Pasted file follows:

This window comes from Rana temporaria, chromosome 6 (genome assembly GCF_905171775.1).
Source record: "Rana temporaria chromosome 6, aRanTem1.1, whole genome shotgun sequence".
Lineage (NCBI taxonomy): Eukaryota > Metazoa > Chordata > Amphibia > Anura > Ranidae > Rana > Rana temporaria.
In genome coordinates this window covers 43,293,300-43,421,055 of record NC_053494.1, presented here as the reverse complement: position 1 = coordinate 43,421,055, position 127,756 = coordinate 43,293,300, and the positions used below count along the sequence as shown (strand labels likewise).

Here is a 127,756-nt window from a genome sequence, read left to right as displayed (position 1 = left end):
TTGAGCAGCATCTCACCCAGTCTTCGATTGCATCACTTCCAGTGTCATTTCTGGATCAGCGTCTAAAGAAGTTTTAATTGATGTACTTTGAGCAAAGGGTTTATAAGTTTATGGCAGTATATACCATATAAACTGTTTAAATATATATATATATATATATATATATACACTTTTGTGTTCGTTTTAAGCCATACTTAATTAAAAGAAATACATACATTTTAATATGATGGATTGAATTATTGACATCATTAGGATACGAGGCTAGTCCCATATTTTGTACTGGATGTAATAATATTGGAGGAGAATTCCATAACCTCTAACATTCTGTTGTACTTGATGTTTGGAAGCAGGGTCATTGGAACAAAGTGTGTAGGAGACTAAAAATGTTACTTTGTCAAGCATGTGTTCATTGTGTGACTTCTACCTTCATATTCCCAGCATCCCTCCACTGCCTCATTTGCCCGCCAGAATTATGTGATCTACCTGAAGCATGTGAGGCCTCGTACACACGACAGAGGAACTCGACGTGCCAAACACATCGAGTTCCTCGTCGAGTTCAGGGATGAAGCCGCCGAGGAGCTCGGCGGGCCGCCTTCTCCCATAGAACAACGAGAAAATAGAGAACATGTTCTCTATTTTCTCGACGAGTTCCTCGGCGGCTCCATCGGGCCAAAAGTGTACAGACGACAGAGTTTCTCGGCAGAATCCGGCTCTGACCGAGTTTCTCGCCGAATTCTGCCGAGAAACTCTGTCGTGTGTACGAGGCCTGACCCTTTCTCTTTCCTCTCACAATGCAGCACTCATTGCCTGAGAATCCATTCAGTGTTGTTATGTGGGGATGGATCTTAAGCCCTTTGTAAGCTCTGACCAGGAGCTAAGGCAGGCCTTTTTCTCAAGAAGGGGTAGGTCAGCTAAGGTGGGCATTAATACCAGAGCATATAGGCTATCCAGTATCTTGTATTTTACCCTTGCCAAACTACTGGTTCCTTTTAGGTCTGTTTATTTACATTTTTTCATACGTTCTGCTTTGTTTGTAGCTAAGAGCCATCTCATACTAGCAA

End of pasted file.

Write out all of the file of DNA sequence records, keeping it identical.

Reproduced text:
This window comes from Rana temporaria, chromosome 6 (genome assembly GCF_905171775.1).
Source record: "Rana temporaria chromosome 6, aRanTem1.1, whole genome shotgun sequence".
Lineage (NCBI taxonomy): Eukaryota > Metazoa > Chordata > Amphibia > Anura > Ranidae > Rana > Rana temporaria.
In genome coordinates this window covers 43,293,300-43,421,055 of record NC_053494.1, presented here as the reverse complement: position 1 = coordinate 43,421,055, position 127,756 = coordinate 43,293,300, and the positions used below count along the sequence as shown (strand labels likewise).

Here is a 127,756-nt window from a genome sequence, read left to right as displayed (position 1 = left end):
TTGAGCAGCATCTCACCCAGTCTTCGATTGCATCACTTCCAGTGTCATTTCTGGATCAGCGTCTAAAGAAGTTTTAATTGATGTACTTTGAGCAAAGGGTTTATAAGTTTATGGCAGTATATACCATATAAACTGTTTAAATATATATATATATATATATATATATACACTTTTGTGTTCGTTTTAAGCCATACTTAATTAAAAGAAATACATACATTTTAATATGATGGATTGAATTATTGACATCATTAGGATACGAGGCTAGTCCCATATTTTGTACTGGATGTAATAATATTGGAGGAGAATTCCATAACCTCTAACATTCTGTTGTACTTGATGTTTGGAAGCAGGGTCATTGGAACAAAGTGTGTAGGAGACTAAAAATGTTACTTTGTCAAGCATGTGTTCATTGTGTGACTTCTACCTTCATATTCCCAGCATCCCTCCACTGCCTCATTTGCCCGCCAGAATTATGTGATCTACCTGAAGCATGTGAGGCCTCGTACACACGACAGAGGAACTCGACGTGCCAAACACATCGAGTTCCTCGTCGAGTTCAGGGATGAAGCCGCCGAGGAGCTCGGCGGGCCGCCTTCTCCCATAGAACAACGAGAAAATAGAGAACATGTTCTCTATTTTCTCGACGAGTTCCTCGGCGGCTCCATCGGGCCAAAAGTGTACAGACGACAGAGTTTCTCGGCAGAATCCGGCTCTGACCGAGTTTCTCGCCGAATTCTGCCGAGAAACTCTGTCGTGTGTACGAGGCCTGACCCTTTCTCTTTCCTCTCACAATGCAGCACTCATTGCCTGAGAATCCATTCAGTGTTGTTATGTGGGGATGGATCTTAAGCCCTTTGTAAGCTCTGACCAGGAGCTAAGGCAGGCCTTTTTCTCAAGAAGGGGTAGGTCAGCTAAGGTGGGCATTAATACCAGAGCATATAGGCTATCCAGTATCTTGTATTTTACCCTTGCCAAACTACTGGTTCCTTTTAGGTCTGTTTATTTACATTTTTTCATACGTTCTGCTTTGTTTGTAGCTAAGAGCCATCTCATACTAGCAA